Tyler Duke is flawed. Yes, he went undrafted, but there's potential here I think. I was hugely excited to see him coming into the season with the skill and shooting ability I saw out of him, but over time I started to see the limits in his game. He's skilled, but not particularly evasive or deceptive with it, he's mobile, but doesn't close gaps effectively and struggles with applying physical pressure. In the offensive zone, he's highly creative with good finishing ability off his own stick that I'd like to see a bit more. I'm not afraid of aggressive offensive defenders in my ideal NHL system, but I'm well aware that Duke is a longshot. He's one I'm willing to take though, assuming more experience and time to gain some confidence and try some plays he wasn't quite getting away with in the USHL could bear fruit. I don't question the Duke family work ethic, and I'm hopeful that Duke's development is positive, even if I think his NHL likelihood is relatively low, and likely not for a longer period of time. The offensive tools and puck skill are high end, and in the middle of the draft, I'll take the chance, especially in this softer class.
Pick 135 - Joel Jonsson - RW - Mora IK J20
Joel Jonsson flew under the radar every year, and this is another one where in my tracking work I didn't quite see what some were telling me to look for, but in isolation and looking at his Pick224 data, Jonsson is an impressive little winger. He's a real jerk at times on the ice which I have time for, but he's agile, skilled and a lovely finisher with a quick release he prepares with good edges to create shooting space. He scored a ton on a mid-leveel J20 program, but I also liked his performances in the HockeyAllsvenskan and will look forward to seeing him play there more in the coming season. It's pick 135, so expectations have to be somewhat limited, but for a skilled, offensive winger, I think you could've done much worse than Jonsson here.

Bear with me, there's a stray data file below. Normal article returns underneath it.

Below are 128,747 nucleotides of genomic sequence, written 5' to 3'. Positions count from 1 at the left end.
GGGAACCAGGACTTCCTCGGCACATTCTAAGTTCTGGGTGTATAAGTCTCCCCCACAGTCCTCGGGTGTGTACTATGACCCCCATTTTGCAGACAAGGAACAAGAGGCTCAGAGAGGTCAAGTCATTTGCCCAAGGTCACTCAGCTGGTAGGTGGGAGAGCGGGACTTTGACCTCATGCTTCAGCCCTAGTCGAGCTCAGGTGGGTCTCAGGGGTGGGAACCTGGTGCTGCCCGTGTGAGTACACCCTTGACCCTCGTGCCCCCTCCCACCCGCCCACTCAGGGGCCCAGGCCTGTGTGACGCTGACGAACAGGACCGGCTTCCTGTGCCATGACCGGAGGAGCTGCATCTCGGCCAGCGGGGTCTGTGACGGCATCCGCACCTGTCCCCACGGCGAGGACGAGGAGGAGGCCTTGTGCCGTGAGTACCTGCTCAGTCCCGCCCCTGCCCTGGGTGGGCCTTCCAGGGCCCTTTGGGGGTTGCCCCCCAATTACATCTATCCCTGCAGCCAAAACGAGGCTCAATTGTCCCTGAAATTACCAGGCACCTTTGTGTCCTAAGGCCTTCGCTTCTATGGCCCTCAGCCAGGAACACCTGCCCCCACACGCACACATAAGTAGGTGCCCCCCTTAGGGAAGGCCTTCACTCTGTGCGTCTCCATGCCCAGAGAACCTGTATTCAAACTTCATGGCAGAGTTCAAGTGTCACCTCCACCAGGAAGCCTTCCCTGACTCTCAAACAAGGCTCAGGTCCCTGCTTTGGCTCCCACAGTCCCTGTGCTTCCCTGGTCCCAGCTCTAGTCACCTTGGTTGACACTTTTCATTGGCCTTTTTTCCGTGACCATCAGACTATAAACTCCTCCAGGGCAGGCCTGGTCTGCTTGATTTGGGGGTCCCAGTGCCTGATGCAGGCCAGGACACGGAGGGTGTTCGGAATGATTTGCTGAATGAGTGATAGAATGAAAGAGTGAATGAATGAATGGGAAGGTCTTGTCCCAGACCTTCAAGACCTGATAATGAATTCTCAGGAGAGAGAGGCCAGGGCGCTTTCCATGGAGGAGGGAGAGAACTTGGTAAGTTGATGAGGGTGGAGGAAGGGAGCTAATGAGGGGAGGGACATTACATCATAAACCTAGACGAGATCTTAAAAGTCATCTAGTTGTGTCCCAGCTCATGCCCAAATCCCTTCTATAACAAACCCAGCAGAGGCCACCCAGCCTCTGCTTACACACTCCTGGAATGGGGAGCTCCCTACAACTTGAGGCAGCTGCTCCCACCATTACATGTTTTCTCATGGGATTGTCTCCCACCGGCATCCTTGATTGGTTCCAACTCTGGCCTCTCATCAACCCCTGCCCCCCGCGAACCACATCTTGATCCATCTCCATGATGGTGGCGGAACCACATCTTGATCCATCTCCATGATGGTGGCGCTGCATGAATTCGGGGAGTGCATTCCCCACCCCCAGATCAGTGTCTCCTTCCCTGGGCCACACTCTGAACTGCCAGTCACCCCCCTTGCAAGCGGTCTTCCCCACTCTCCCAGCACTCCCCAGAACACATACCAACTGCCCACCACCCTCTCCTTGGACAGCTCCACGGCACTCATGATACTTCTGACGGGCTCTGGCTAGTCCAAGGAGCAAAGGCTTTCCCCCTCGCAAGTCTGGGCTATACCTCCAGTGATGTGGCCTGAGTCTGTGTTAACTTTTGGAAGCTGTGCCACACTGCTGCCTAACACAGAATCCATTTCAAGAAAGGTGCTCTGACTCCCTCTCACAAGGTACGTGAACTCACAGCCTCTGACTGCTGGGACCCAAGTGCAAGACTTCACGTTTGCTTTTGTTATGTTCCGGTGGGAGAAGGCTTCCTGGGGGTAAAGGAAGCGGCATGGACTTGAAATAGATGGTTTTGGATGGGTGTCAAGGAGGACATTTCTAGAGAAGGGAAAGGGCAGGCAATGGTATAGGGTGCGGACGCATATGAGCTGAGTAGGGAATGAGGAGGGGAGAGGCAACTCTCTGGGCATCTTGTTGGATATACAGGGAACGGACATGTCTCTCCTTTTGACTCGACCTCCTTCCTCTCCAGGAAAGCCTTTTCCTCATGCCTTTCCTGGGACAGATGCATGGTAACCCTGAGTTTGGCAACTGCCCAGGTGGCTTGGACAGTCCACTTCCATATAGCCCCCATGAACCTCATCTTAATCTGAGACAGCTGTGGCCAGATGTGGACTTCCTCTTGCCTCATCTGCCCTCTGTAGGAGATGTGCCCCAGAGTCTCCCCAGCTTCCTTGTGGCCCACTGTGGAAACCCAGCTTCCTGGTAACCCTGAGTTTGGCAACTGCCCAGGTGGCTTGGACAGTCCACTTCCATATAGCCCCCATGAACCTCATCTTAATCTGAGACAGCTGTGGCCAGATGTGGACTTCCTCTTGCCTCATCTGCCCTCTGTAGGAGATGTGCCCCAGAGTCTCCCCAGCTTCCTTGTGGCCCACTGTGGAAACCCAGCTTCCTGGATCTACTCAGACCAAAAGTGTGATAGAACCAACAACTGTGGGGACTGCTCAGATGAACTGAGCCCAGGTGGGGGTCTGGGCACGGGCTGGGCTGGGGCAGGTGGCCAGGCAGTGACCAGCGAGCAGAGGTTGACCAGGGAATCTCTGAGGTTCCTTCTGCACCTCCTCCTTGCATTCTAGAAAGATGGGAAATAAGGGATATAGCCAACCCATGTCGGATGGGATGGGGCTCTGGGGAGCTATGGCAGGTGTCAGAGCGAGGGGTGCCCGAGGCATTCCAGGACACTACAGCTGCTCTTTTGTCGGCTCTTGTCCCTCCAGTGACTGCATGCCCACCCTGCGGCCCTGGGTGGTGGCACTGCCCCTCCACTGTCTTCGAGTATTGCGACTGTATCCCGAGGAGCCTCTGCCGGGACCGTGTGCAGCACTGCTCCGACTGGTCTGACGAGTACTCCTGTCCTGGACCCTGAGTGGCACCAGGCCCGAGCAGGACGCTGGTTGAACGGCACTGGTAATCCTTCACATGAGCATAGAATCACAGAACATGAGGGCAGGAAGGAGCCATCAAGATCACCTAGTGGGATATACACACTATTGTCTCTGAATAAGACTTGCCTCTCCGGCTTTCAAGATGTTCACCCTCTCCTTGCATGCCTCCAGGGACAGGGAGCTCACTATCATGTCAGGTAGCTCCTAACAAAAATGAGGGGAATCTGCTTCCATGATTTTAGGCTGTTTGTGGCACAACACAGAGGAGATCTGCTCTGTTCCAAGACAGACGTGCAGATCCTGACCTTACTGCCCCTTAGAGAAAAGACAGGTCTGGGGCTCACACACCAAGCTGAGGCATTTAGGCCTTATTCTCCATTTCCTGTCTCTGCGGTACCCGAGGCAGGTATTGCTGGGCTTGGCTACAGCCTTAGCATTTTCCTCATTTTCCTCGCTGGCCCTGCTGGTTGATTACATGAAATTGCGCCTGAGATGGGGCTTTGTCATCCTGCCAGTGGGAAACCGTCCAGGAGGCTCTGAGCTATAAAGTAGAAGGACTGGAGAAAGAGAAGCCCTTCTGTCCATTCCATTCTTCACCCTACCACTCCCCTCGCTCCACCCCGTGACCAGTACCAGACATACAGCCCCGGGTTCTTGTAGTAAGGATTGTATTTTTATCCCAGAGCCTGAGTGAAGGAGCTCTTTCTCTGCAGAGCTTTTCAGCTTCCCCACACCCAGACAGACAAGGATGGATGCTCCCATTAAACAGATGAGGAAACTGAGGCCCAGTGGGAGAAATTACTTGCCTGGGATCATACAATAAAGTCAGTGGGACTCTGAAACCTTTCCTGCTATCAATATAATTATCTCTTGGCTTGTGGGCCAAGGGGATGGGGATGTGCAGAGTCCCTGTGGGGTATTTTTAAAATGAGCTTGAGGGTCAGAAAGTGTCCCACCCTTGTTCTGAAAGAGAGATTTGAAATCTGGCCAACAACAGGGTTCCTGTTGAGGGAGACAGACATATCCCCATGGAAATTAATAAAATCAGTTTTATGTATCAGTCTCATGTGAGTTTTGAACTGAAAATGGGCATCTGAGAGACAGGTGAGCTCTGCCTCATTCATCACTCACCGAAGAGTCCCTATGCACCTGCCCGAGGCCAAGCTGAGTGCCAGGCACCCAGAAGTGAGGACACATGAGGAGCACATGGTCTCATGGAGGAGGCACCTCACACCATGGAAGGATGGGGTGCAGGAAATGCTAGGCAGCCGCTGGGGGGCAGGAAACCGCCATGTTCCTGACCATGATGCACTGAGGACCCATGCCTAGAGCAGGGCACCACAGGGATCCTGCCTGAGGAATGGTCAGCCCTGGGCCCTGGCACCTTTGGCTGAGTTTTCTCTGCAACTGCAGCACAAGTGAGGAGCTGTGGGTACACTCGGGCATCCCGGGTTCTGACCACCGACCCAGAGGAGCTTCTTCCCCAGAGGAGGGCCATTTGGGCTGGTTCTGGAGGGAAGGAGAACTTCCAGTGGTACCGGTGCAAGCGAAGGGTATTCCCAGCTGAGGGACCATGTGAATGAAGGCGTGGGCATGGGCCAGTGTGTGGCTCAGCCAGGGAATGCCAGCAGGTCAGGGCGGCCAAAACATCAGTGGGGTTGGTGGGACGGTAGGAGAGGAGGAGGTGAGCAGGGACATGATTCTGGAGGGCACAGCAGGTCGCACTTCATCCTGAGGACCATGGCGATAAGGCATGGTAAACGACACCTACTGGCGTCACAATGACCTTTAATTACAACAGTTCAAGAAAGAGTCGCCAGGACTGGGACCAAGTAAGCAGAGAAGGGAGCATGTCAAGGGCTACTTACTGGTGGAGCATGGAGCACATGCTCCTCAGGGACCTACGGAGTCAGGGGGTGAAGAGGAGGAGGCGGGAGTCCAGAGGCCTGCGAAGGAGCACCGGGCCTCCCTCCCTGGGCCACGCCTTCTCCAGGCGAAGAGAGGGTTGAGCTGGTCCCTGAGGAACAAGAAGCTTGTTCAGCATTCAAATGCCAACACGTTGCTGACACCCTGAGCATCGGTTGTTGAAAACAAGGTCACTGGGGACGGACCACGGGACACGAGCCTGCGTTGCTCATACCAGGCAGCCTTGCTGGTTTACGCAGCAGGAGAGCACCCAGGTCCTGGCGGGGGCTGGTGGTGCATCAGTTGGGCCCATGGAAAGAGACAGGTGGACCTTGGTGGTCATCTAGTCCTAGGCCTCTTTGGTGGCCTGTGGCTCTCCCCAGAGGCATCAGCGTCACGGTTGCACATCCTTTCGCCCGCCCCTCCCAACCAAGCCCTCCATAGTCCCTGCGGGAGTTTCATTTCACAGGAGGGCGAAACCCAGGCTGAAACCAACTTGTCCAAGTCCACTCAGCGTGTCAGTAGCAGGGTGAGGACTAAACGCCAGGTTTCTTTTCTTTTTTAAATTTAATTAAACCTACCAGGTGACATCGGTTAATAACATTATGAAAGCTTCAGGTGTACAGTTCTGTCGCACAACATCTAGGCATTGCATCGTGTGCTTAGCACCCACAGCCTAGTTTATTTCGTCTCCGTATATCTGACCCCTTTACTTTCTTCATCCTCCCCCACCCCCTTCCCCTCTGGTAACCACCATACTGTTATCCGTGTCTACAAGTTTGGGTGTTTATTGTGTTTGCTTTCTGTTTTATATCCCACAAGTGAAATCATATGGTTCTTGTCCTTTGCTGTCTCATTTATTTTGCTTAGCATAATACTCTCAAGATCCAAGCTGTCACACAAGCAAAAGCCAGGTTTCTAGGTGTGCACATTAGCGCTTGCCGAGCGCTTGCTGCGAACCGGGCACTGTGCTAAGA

Pick 218 - Alexis Gendron - C - Blainville-Boisbriand Armada
To close things off, I took a swing on a forward that landed himself 30 goals in the QMJHL without a great supporting cast in Alexis Gendron. I was honestly a little bit surprised to see him still there at 218, and thankfully he was drafted shortly after. Gendron is a hard working, agile player that drove great offensive zone data in a few areas for me. His skill is unrefined and will need work to control and distribute pucks better, but as a finisher and offensive creator, there's a lot to like for a 7th round pick. Brandon Lisowsky is a somewhat similar profile that I could've taken here as Toronto did, but I like the energy and diversity of scoring talent that Gendron brings that I believe Lisowsky lacks somewhat in comparison. Again, this is the seventh round. Gendron doing anything in the NHL would be a win here, but I think with time, with a few good transition players on his line, he could bring a lot of positive output.
Final Thoughts and Reflections